Photo by Peggy Sturdivant 
At the Public Forum on Safe & Healthy Communities meeting, attendees called for "real solutions." See Peggy's column on page 20.

At Large In Ballard: Table 13

By Peggy Sturdivant

I figured if a woman 30 years older than me with hip trouble was going to get herself to the Safe & Healthy Communities Public Forum hosted by District 6’s Councilmember Mike O’Brien being held at St. Luke’s on July 29, I had no excuse not to attend. After all the public, homeless, formerly homeless and currently housed, was invited to “become part of the solution” for public health and safety.

I chose Table 13 by an open exit door hoping for a breeze. North Precinct Captain Sean O’Donnell may have had the same idea.

Arriving by bicycle I saw Director of Neighborhoods Kathy Nyland arriving on four wheels. Still burning from the Mayoral decision to no longer provide DON staff support to Neighborhood District Councils I wished her bad parking karma, but she didn’t seem to have a problem. I read she’d been offered the position due to her organization of the Neighborhood Summit promised by Ed Murray during his campaign. I went to the Neighborhood Summit at Seattle Center with high hopes and left feeling like I’d just been job fair for the city during a hiring freeze.

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‘Shock therapy’ now offered at Swedish Ballard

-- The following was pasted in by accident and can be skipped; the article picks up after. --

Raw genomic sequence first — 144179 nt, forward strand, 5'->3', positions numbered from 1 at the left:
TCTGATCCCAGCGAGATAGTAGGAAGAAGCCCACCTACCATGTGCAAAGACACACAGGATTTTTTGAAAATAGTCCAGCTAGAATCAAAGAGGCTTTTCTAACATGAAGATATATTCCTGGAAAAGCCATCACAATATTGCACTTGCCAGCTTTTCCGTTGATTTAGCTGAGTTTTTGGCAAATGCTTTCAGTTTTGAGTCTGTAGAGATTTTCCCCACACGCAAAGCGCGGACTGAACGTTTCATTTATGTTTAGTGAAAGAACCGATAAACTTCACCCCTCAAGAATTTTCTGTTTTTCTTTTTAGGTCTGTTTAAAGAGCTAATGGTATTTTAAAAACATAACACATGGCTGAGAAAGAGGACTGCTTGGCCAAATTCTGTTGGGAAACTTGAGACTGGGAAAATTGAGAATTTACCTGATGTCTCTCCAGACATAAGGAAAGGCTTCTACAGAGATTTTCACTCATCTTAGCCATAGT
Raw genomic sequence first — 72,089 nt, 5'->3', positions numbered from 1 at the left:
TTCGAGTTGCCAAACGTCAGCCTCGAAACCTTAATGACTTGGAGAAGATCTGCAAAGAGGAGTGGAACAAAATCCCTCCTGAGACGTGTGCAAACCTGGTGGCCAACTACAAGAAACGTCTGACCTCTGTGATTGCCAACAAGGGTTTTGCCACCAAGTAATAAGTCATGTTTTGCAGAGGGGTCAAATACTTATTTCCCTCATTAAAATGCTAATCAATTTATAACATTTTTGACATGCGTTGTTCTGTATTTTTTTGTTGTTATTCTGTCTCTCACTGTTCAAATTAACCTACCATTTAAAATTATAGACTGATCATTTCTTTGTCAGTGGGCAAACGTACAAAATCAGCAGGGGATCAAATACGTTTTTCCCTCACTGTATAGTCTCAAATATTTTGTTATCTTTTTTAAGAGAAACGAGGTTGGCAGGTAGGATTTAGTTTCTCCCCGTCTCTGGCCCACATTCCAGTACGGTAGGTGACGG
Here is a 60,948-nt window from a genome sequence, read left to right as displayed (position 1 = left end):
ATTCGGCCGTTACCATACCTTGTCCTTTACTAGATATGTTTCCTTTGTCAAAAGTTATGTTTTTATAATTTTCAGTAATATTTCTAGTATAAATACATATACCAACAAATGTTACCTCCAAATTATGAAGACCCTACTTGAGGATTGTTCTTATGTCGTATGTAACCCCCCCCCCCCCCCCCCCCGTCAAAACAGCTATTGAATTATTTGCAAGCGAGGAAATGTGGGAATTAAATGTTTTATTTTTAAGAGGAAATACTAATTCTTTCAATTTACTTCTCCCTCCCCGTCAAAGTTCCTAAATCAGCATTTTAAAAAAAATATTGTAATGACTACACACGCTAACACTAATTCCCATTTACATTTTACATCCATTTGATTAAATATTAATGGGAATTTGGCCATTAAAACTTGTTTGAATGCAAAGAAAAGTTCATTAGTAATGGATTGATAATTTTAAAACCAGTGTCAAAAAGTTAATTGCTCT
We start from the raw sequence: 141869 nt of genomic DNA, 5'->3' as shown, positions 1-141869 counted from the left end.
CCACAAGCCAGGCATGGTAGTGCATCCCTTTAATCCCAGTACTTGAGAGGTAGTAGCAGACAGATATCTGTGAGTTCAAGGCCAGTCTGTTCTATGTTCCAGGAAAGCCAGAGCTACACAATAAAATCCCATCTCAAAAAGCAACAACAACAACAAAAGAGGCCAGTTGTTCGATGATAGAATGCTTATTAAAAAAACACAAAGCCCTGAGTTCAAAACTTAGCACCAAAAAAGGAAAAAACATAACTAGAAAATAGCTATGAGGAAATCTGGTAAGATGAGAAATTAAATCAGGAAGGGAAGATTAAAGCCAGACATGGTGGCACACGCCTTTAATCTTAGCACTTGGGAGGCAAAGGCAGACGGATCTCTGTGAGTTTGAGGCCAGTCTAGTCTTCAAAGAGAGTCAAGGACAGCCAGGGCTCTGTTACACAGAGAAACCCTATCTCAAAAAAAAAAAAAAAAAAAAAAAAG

When people hear Electroconvulsive Therapy or “shock therapy” the iconic scene of Jack Nicholson being strapped down and shocked in One Flew Over The Cuckoo’s Nest might come to mind. The scene is an exaggeration of course, but it also could not be further away from how ECT is really administered to patients today. And the surprising thing is that despite it’s reputation, ECT actually works for 80 percent of patients and is the most effective treatment for major depressive episodes. Now a clinic in Ballard is offering the procedure.

SeattleNTC, Seattle Neuropsychiatric Treatment Center, opened their center at Swedish Ballard campus earlier this month and offers ECT to their patients. Dr. Joshua Bess, M.D. showed the Ballard News-Tribune around their clinic in between patients. The treatment room is clean and well lit and much like an operating room. The ECT machine rests above a table. It looks almost like an old radio attached to metal paddles. Dr. Bess said that their machine is from the late 90s and that ECT machines haven’t changed much since the 80s as far as the mechanical function.

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At Large In Ballard: Banking on John Booth

By Peggy Sturdivant

“I’m going back to work next Monday,” Evelyn Gardner told me, “It’s going to seem so good.” Not just any Monday back to work as she’s been home for several weeks after a fall. The 93 year-old can’t wait to return to her friends at Ballard Food Bank. However an important fellow volunteer won’t be there on her return. The other 93 year-old volunteer John Booth died on June 28th, having left his shift a bit early the day before.

Evelyn Gardner and the late John Booth are just a few of the volunteers, including Thelma Anderson and Lou Mushta who have worked there 1-3 days per week for over 20 years. “I’ve been there twenty-four,” Gardner clarified. “Volunteering is fun, because you don’t have to do it.”

As Ballard Food Bank staff and volunteers learned about John Booth’s death their reminiscences shed light on the camaraderie that exists among people who have been working together by choice for decades, often starting after retirement in their 70’s.

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